Few players in the history of the game have had the box-office skillset, the magnetic personality, and the universal appeal of Anthony McDonald-Tipungwuti.
For a club as polarising as Essendon, it is a true testament to just how irrepressibly charismatic the man they call Walla was on the field that opposition fans would begrudgingly tell you all the time “I hate the Dons, but I love Tippa.”
That’s the effect McDonald-Tipungwuti had on the average footy fan, a genuine shining light in Australia’s favourite football code, but as a Bombers supporter; we all got a front-row seat to the Tippa show.
The Walla story is that of perseverance, persistence, and an unwavering belief that despite any and all boundaries that are placed in your way, we can always overcome, survive, and ultimately thrive.
Being elevated off the rookie list due to the suspension of Essendon players due to the ASADA saga in 2016, there’s every chance McDonald-Tipungwuti’s journey to the AFL mightn’t have come to fruition had it not been for the most diabolical of circumstances.
See what I mean about calling Walla a shining light?
Tippa quickly became a cult hero with Essendon fans in what would be one of the bleakest years in the club’s history.
The chase-down tackle quickly became a trademark for the speedy forward, but a four-goal performance in a shock win against Carlton in round 23 truly announced to footy fans that this guy has something special about him.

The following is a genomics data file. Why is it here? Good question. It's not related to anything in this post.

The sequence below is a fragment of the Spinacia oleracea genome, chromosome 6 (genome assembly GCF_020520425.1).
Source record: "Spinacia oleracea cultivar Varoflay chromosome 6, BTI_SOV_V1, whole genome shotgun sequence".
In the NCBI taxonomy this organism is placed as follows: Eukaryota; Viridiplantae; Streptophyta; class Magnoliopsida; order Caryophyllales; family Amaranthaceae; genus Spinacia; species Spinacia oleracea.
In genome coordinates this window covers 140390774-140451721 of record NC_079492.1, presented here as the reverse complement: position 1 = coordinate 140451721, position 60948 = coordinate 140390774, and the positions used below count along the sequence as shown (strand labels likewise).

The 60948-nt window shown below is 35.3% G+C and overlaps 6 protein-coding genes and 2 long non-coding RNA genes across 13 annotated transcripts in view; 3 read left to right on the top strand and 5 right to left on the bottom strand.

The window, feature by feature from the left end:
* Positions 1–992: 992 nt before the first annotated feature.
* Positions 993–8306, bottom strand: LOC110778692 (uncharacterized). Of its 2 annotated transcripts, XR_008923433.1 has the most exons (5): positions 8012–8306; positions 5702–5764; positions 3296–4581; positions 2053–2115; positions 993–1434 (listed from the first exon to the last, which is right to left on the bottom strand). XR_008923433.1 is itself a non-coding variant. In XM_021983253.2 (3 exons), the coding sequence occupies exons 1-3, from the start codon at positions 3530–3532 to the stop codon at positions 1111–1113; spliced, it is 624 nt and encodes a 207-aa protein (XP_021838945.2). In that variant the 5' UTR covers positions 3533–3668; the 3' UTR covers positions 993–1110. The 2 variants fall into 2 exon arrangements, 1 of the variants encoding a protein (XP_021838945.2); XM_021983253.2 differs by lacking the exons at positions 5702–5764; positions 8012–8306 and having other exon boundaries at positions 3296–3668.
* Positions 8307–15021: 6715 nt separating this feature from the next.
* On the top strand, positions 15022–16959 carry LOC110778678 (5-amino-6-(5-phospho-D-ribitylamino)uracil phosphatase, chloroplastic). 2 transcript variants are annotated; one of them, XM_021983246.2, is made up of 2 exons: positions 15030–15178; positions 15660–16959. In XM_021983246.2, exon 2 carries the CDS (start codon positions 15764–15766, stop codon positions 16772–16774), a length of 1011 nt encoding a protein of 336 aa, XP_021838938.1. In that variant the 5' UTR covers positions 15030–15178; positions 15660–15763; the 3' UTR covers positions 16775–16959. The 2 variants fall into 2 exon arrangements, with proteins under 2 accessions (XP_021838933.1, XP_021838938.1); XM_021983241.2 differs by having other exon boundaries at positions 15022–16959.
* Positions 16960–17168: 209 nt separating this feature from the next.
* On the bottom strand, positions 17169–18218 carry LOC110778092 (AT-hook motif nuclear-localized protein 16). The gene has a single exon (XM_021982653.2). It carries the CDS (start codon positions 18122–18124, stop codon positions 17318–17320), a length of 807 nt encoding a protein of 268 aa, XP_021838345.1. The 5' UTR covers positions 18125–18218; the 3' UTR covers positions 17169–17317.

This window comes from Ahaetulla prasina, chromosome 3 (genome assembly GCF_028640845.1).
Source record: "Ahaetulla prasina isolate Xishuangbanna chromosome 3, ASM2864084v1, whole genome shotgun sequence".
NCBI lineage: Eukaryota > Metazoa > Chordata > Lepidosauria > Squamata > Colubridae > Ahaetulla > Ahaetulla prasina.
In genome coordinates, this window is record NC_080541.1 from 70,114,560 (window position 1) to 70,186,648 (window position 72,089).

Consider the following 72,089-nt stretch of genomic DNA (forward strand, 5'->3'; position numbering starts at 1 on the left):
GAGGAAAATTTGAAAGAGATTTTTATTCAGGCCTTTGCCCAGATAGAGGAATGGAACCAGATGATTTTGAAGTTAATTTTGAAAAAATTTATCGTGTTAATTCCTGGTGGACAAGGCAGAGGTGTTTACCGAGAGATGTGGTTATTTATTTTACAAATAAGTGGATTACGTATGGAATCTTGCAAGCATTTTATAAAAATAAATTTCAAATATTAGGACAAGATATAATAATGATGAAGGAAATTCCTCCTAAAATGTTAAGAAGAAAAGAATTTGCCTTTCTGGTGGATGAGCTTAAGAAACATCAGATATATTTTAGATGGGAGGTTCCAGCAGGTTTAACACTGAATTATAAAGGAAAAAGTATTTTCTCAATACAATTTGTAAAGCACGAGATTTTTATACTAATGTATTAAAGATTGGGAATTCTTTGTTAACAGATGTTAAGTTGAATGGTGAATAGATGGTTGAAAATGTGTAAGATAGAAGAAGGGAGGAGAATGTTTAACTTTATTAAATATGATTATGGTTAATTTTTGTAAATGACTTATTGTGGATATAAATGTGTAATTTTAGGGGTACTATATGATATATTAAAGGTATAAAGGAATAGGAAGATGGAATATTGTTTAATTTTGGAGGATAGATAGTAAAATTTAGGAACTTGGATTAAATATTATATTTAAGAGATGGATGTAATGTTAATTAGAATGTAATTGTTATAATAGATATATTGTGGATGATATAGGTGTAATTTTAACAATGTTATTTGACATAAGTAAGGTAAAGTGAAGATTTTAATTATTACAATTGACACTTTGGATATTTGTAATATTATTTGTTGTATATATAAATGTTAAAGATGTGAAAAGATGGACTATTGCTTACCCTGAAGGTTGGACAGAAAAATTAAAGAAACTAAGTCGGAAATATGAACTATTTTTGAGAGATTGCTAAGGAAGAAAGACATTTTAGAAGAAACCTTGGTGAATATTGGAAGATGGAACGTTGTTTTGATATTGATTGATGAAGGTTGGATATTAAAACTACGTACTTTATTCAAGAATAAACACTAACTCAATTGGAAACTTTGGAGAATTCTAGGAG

After flashes of brilliance throughout his first year at AFL level, Walla became a consistent performer and a genuine game-changing talent.
Teammates could walk tall on the field knowing if their opponent dared to attempt a bounce anywhere in his vicinity, they were risking getting chased down from behind, but his goal sense and ability to perform when it mattered most elevated Tippa from the typical mercurial forward pocket to something different entirely.
There’s a you’ve got to see it to believe it last-gasp goal against North Melbourne, a seven-goal haul against Brisbane, an evasive, elusive, and elite passage to secure a win against the Gold Coast, and a free-flowing finish against Carlton to bury the old foes at the MCG.
The term box-office gets thrown around a lot in sports, but Tippa was a man who genuinely drew crowds to the footy, but an underrated aspect of his career was the durability factor – breaking Essendon’s consecutive games record in the AFL era.
Walla truly was one of a kind.
McDonald-Tipungwuti leaves the game with a plethora of individual match-winning performances, a collective love from AFL fans nationwide, and even a pulsating punk song that fitted his electrifying persona.
From all Bomber fans: Walla – we hope you find solace in life and thank you for making us believe footy can be fun again.
We’ll never forget you.